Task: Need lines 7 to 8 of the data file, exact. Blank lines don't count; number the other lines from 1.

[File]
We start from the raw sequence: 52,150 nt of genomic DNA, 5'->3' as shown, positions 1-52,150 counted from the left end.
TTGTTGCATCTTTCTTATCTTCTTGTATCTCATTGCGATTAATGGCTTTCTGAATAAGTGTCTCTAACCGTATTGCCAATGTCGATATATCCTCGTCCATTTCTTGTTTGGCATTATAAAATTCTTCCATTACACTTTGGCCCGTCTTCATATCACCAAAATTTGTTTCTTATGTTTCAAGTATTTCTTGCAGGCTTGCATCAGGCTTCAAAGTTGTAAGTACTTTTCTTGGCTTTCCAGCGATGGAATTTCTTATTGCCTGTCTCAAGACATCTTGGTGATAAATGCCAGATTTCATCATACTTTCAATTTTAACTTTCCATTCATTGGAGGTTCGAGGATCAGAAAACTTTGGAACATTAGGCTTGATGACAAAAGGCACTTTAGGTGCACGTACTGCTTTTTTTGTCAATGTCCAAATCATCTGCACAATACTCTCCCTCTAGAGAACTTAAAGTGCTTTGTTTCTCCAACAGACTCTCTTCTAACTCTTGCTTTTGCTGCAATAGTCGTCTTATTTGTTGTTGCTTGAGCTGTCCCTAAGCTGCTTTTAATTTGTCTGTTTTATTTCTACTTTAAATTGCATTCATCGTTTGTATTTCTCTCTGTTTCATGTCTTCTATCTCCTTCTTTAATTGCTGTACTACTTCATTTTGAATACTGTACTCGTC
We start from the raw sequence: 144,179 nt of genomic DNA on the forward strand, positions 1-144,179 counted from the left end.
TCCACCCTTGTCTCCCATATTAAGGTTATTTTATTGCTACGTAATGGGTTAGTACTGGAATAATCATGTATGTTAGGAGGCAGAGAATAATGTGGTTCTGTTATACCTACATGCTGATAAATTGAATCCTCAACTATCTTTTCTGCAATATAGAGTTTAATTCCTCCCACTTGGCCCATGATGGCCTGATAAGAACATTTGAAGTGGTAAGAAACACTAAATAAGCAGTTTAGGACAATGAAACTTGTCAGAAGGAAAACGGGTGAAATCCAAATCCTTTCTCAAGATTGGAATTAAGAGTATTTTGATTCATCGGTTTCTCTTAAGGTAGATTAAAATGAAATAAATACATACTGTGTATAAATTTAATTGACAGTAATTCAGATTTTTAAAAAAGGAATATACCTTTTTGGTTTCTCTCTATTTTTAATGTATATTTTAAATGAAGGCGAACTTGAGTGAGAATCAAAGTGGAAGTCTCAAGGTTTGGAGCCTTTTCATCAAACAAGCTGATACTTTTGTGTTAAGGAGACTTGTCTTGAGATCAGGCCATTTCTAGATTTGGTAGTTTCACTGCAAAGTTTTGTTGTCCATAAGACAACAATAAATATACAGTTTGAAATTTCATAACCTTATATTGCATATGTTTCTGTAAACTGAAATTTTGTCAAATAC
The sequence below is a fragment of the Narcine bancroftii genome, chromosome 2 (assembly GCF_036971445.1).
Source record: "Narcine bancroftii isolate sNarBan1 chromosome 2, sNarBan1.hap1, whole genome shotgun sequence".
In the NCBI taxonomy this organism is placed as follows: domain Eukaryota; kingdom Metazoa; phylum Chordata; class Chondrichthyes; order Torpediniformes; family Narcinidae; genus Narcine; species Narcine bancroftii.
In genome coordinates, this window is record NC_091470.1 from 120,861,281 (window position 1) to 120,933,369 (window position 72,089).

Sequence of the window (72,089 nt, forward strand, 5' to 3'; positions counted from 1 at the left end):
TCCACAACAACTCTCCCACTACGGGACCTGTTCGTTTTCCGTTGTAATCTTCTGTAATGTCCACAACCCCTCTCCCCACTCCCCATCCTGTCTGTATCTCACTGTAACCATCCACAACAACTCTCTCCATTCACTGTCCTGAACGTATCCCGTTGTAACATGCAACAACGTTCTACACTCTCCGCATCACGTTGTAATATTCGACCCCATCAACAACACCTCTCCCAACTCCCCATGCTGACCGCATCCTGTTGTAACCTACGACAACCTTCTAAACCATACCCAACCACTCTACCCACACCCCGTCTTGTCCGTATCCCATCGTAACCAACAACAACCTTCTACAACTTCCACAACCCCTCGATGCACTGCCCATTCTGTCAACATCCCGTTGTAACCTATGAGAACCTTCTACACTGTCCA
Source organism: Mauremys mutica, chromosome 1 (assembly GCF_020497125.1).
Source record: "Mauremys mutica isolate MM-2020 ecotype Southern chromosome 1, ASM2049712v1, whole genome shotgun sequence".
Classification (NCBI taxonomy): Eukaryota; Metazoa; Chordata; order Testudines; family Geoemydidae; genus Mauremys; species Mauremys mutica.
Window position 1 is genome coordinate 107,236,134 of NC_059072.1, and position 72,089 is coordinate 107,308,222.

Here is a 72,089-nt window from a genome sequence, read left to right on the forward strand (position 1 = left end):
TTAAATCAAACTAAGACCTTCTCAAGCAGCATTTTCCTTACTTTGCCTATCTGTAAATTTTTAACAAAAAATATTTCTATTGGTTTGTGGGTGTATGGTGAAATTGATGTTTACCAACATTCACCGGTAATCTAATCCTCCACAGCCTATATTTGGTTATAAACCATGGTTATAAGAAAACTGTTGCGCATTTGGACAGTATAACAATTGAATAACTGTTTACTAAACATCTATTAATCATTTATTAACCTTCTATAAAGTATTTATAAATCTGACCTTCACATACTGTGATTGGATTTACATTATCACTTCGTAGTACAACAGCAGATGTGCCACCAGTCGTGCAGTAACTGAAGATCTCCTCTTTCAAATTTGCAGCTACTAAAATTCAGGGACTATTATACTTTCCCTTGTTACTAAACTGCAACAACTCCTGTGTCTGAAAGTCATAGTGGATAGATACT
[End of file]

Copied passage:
In the NCBI taxonomy this organism is placed as follows: domain Eukaryota; kingdom Metazoa; phylum Chordata; class Chondrichthyes; order Torpediniformes; family Narcinidae; genus Narcine; species Narcine bancroftii.
In genome coordinates, this window is record NC_091470.1 from 120,861,281 (window position 1) to 120,933,369 (window position 72,089).